By Jill Greenwood
So here’s the real skinny. When I was in elementary school, I desperately wanted nothing more than to be a nun. I’ll let that sink in a little for you. A nun. As in a celibate, religious worker. And I wanted it bad, people. So bad that I joined the flippin’ Nuns Club at school. What does one do in the Nuns Club? Well, I’m not quite sure . . . but I was in it dammit! And when I watched my teacher read stories to us, I would fixate on her habit and later when I would glance away, I could still see her outline and was convinced that it was a sign from God calling me to be a nun. Seriously . . . I had issues with it.
Truly, I hadn’t quite figured out that what I wanted to be when I grew up was a teacher. Up until the third grade, the only teachers I had were nuns (big shout out to Srs. Marcia and Mary Louise!), and they had a huge impact on me, not because they were nuns but because they were teachers. The kind of teachers who took the time to help you learn phonics or how to correctly spell the big words. The kind of teachers who understood if you were having some down days because your sister was in the hospital because she was so tiny. The kind of teachers who had particular laughs that you remember to this day.
But I resisted being a teacher for the longest time. And I’m not sure why but resist it I did. Through two different majors. Some freelance technical writing. Babysitting other people’s kids. Doing book keeping on the third shift at Walmart. Working as a pharmacy technician. Anything but teach.
Something clicked around my 30th birthday. I’d taken a dip in the teaching pool by working as an aide* in an intermediate school. I loved working with the students. The people I worked with were amazingly talented professionals. Something, however, was lacking. I wasn’t at the front of the class. It wasn’t my lesson that I was helping a few kiddos get. And so to get to where I really wanted to be, I had to do the hardest thing in the world. I quit. Left a building that I loved and children that I enjoyed working with. Walked away . . . so that I could come back and be a teacher.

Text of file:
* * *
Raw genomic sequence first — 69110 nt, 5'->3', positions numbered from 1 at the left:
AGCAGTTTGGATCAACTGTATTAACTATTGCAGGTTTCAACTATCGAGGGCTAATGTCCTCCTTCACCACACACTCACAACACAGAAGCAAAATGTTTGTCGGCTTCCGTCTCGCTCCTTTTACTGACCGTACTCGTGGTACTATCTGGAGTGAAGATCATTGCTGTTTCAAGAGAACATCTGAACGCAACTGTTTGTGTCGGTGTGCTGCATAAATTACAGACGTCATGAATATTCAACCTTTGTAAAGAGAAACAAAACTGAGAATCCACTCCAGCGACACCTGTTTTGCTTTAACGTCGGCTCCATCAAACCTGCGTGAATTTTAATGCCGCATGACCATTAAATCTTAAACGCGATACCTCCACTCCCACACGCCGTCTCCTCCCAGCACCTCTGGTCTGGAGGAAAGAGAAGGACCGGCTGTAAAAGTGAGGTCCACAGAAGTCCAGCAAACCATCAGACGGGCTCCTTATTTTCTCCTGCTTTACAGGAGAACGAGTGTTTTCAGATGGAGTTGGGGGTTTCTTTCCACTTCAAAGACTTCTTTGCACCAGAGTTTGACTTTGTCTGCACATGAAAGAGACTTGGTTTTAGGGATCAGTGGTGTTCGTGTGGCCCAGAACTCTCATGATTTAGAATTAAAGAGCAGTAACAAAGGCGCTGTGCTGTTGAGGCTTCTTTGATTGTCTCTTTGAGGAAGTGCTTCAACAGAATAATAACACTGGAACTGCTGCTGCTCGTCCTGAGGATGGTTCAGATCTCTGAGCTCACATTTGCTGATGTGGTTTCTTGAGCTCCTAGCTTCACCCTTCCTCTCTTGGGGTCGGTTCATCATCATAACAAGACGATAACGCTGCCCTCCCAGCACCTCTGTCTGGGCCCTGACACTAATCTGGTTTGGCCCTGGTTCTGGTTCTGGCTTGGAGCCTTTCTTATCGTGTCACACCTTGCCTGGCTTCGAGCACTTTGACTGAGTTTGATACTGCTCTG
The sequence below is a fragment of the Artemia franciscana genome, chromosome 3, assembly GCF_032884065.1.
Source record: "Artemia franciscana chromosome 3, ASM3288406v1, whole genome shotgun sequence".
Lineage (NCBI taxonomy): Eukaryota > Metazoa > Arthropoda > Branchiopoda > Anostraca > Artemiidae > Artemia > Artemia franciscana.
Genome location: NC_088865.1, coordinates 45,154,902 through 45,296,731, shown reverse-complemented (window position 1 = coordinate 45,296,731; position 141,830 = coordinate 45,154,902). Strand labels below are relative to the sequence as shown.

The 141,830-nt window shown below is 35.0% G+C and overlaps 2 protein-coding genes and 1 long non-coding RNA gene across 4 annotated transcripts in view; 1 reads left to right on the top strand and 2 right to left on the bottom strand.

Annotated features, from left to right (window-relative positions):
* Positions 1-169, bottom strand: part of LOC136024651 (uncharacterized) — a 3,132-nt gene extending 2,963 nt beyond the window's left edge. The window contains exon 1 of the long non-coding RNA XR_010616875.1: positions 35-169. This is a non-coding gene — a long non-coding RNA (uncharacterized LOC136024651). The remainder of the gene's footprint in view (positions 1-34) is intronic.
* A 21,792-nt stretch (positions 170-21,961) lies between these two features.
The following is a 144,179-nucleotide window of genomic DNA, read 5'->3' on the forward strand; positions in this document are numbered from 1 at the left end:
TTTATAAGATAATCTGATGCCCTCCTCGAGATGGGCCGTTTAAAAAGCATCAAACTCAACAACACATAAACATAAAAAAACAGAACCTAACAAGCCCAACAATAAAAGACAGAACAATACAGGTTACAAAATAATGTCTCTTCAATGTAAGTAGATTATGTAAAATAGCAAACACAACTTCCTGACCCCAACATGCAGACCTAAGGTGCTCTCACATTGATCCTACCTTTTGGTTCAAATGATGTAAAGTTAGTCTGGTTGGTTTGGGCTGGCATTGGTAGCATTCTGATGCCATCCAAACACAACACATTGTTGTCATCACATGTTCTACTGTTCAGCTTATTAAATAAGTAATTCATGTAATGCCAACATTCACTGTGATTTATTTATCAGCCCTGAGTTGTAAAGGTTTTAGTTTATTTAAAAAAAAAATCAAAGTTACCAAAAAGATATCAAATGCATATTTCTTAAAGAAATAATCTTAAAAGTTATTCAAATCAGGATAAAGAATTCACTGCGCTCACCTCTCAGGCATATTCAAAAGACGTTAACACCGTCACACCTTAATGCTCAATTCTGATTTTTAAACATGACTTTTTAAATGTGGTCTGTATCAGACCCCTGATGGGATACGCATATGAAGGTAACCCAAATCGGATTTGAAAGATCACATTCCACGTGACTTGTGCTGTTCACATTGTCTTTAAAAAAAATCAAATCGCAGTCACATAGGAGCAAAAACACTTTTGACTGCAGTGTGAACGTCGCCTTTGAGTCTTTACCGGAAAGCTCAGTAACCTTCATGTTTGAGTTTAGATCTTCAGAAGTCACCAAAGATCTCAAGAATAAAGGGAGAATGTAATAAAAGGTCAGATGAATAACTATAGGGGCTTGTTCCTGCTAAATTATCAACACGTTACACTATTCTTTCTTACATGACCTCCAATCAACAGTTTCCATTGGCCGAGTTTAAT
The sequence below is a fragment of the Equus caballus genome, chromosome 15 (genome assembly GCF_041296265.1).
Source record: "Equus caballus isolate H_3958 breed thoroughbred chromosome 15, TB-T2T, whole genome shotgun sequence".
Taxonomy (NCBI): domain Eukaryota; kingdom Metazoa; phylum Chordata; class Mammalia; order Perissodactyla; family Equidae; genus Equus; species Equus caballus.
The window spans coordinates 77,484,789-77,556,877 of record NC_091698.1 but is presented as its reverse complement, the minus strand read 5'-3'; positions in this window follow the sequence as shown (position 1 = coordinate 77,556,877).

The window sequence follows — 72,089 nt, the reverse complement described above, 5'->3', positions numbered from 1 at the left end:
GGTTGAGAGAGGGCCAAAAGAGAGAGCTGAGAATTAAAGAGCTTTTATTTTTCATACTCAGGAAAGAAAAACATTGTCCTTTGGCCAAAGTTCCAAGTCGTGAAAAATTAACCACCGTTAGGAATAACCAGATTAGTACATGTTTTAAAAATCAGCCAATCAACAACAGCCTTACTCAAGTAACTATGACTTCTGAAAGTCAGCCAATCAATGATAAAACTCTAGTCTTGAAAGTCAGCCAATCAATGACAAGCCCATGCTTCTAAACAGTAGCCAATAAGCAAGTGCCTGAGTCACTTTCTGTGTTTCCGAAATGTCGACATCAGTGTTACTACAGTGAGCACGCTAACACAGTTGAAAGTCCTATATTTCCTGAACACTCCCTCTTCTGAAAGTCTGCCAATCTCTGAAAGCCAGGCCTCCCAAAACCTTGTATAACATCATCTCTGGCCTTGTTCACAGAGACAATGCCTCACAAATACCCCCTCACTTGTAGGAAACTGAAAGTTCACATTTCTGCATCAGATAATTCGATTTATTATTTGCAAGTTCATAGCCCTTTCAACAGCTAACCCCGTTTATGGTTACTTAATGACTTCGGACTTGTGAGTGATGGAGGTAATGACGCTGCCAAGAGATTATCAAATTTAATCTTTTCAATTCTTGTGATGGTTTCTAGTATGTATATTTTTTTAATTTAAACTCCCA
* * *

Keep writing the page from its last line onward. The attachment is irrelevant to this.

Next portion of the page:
It took me about 18 months to get my certification. After that, I worked as a day-to-day sub for a few months (note to all you soon-to-be parents: do not name your child Okay . . . it will be confusing for him in school). For the last three quarters of a school year, I taught reading and English to sixth graders in a district 45 minutes south of me. But I was missing my home – the school where I finally realized what I wanted to be when I grew up. So when a friend called and said there was an opening in my old building, I leapt at the chance to go back. Seven years later . . . best choice ever.
I love what I do, but it took me a long time to get busy doing what I love – 35 years precisely. Could I have figured it out before then? Probably. But I guarantee you that I wouldn’t be the teacher that I am today. I wouldn’t hear Laura’s voice when I quietly say, “I’ll wait,” to get the class’s attention. I wouldn’t even know who Eratosthenes is or why the hell he had a sieve if it weren’t for Cookie. I can’t teach prepositions without thinking of how Rick did it. So, to the teachers who taught me to read, I thank you. But to the teachers who taught me how to be a teacher, I love you all . . . and thank you.
What are you doing? Do you love it? Or do you need to get busy doing what you love? Take that first baby step . . . dip a toe into the water. Even if you are just trying to carve out some time to quilt or read or hoop or use the bathroom without having a kid attached or sit quietly . . . you have my permission. Or, considering I say this a lot, your homework for today, get busy . . . and tell me all about it.
*Instructional aides? Some of the hardest working people I know, and I love each and every one of the talented women with whom I’ve had the pleasure to teach. Don’t even get me started on secretaries . . . they are the glue that keep most buildings together.